Usually what happens is when I'm on guitar, it's the musical equivalent of doodling. I'll just run over some scales and play something, and I'll hit a combination that attracts my attention. Then I just start putting it together from there.

Sometimes, it's a short process, I can come up with something in a couple of hours, other times it takes days.

There's a song I've written and rewritten the past couple of years. The main structure of the song is intriguing, I want the rest of it to go along with it. It was originally called "Handy," a song about duct tape. I've changed the lyrics on it, now I'm changing it again. ... I want the rest of the song to be as attractive as the first part of the song. I just can't seem to find the hook I want.

Have you noticed that some songwriters have incredibly personal-sounding songs, but in the end, they're more fiction than personal experience?

Oh yes. I don't really write a lot of personal stuff primarily because I don't think anybody wants to bare their soul in front of everybody like that, cut themselves open.

Mostly the songs I've written are about the margins of society, some of the frustrated, some who are quite odd.

I've got a song called "Sweet Genevive" about a guy who's in love with a mannequin. There's guys out there in love with what they call Living Dolls - it's in line with that.

Do you feel drawn to the margins?

I find them interesting. It's a whole segment of society that people have the tendency to want to avoid. Sometimes, myself included.

They say and do things that leave you curious. They live a life in a boundary that most of us can't cross. Because of whatever reason, they see the world in an entirely different way than we do, all we can do is look at them and wonder.

"Thief of Time" was taken from an article Gabe Semenza did years ago about the homeless. One of the guys had accused him of stealing his time. Wow, that's just really wild. It's kind of a good dirty, distortion song, really faced paced. "The b - -ard stole my time, put it in a box and mark it with a sign."

Some come from direct experience. "She Said" is about a girl I met some years ago who had no short-term memory. This is before "Memento" and "50 First Dates" came along. It was the first time I'd heard of such a condition. I found that absolutely fascinating. She was telling me about it, I found out this is really something. "I said what is left inside your head, she said. I don't know but I think it must be dead."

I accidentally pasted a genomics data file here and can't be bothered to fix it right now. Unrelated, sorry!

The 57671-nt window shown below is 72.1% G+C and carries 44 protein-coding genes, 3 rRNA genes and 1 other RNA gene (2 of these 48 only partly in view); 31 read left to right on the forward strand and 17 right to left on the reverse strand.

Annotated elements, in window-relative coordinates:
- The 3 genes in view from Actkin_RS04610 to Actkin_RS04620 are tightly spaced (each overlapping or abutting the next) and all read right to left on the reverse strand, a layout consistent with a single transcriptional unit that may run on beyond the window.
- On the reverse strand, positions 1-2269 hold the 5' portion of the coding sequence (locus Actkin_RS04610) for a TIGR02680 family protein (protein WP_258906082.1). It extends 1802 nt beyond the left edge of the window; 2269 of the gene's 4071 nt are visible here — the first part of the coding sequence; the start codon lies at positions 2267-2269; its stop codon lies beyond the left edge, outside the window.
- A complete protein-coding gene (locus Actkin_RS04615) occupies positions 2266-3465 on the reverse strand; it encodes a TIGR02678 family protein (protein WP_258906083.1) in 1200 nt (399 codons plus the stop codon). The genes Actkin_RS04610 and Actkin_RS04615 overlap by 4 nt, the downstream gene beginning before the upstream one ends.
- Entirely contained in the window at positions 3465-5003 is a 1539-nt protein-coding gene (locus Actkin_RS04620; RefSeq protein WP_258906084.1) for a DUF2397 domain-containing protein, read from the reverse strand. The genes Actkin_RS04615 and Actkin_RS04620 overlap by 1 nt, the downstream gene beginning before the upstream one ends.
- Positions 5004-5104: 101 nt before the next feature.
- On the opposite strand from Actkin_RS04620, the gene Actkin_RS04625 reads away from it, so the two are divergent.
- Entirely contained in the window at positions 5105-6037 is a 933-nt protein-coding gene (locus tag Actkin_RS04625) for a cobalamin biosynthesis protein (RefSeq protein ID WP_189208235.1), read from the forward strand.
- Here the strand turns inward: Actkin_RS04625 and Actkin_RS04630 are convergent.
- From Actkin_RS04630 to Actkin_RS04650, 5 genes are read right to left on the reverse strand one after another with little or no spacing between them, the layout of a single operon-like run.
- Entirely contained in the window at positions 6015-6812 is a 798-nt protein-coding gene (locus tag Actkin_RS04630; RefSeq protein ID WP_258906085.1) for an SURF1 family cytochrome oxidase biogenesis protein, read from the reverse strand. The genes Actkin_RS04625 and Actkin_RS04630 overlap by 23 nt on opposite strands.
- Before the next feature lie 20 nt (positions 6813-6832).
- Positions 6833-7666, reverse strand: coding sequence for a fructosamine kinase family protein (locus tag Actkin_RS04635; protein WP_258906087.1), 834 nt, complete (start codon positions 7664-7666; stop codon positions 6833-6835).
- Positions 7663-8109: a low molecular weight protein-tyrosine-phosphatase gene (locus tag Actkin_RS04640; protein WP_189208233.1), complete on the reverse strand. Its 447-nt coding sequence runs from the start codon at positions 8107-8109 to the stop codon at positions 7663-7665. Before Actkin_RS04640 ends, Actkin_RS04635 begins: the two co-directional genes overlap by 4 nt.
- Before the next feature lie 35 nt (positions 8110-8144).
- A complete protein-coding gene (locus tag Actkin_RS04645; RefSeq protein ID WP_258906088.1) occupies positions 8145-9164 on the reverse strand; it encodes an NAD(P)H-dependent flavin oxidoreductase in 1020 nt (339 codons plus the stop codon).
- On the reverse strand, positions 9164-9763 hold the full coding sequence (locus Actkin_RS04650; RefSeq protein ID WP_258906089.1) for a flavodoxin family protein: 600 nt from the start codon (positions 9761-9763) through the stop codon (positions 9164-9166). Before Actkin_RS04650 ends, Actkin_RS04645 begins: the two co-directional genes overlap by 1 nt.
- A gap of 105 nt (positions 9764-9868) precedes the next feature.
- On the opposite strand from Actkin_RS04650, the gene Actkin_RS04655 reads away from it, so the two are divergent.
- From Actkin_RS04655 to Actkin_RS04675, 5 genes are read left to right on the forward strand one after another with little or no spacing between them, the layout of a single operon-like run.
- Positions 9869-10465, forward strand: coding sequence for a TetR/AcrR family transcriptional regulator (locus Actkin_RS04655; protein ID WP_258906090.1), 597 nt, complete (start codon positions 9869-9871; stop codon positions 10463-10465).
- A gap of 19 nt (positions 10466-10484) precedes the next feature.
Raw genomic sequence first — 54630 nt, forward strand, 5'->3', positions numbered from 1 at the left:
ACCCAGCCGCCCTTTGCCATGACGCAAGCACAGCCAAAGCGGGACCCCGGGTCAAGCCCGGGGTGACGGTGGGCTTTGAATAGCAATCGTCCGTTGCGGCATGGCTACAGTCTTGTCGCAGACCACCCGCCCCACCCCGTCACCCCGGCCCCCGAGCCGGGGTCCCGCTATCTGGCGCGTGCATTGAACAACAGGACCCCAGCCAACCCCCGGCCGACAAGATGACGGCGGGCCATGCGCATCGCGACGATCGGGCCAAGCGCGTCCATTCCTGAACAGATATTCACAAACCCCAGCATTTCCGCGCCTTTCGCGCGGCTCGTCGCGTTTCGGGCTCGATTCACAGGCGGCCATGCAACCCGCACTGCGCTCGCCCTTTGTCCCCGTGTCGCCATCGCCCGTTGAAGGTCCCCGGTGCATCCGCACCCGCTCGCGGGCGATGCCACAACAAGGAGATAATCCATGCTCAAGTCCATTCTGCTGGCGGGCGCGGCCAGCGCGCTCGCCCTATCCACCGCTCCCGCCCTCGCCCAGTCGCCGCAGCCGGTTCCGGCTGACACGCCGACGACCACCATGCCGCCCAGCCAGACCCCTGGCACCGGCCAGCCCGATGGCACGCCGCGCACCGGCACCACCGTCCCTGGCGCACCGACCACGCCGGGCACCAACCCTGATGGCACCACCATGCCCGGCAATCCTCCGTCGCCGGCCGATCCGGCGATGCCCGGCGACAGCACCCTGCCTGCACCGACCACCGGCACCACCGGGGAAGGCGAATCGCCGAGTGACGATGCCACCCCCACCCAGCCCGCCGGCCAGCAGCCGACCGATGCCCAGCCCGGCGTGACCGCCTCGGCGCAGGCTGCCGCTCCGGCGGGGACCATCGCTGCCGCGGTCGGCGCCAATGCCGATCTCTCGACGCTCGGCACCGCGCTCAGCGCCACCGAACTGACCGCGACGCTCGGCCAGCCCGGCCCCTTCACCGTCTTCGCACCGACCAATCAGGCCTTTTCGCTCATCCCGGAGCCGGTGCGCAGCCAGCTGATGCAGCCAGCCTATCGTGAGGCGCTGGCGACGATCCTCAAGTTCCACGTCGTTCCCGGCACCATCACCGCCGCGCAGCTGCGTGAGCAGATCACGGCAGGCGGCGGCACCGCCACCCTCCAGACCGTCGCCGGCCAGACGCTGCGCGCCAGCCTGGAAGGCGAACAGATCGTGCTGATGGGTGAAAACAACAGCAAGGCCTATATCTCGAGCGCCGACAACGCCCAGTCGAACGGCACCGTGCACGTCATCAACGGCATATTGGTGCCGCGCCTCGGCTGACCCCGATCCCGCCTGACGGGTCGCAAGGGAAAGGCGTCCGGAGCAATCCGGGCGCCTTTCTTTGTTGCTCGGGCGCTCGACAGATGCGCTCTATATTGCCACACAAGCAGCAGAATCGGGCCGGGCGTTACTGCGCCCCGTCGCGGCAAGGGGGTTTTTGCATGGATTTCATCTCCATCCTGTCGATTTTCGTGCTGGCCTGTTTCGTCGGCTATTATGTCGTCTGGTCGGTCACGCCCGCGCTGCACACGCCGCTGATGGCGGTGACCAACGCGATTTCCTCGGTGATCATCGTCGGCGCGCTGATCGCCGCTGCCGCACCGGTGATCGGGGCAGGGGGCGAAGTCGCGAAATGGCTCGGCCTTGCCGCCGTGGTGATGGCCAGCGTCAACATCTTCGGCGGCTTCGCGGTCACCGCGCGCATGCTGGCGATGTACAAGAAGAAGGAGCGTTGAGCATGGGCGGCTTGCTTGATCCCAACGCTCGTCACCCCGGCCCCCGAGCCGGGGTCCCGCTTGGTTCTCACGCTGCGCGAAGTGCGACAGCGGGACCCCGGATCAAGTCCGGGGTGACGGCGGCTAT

That's dark. Is it easier to sing darker songs as opposed to whistle-worthy ones?

"Sweet Genevive" is kind of funny, it's tongue in cheek. Really, our best song we have is an instrumental called "The Surf Song." I didn't know what to call it, but being creative as I am--.

The newest one we'll play for the first time Saturday is "Simulacrum Man." Simulacrum is something that looks like something else, like when you see a face in a tree, or a figure in the clouds. It's more of a narrative. It's the person talking about a narcissist. if you've ever dealt with narcissist, you know that you don't really exist to them.

So, the simulacrum man refers to somebody who just looks like a person but actually isn't in the eyes of a narcissist.

Do you have a goal with The Relatives?

A lot of us have been playing music for a long time. We've played a lot of other people's songs. You know the originals were created because I liked the tunes. The band liked the tunes, and it gives us something different to play. It's for our own enjoyment.



What does the future hold?

We'd love to record. It's just a matter of time and money. As it stands, we're just some guys just having a good time. That's what we want more than anything, to enjoy ourselves and have fun. If something good happens, then that's just great. Honestly, I think we're too old for that.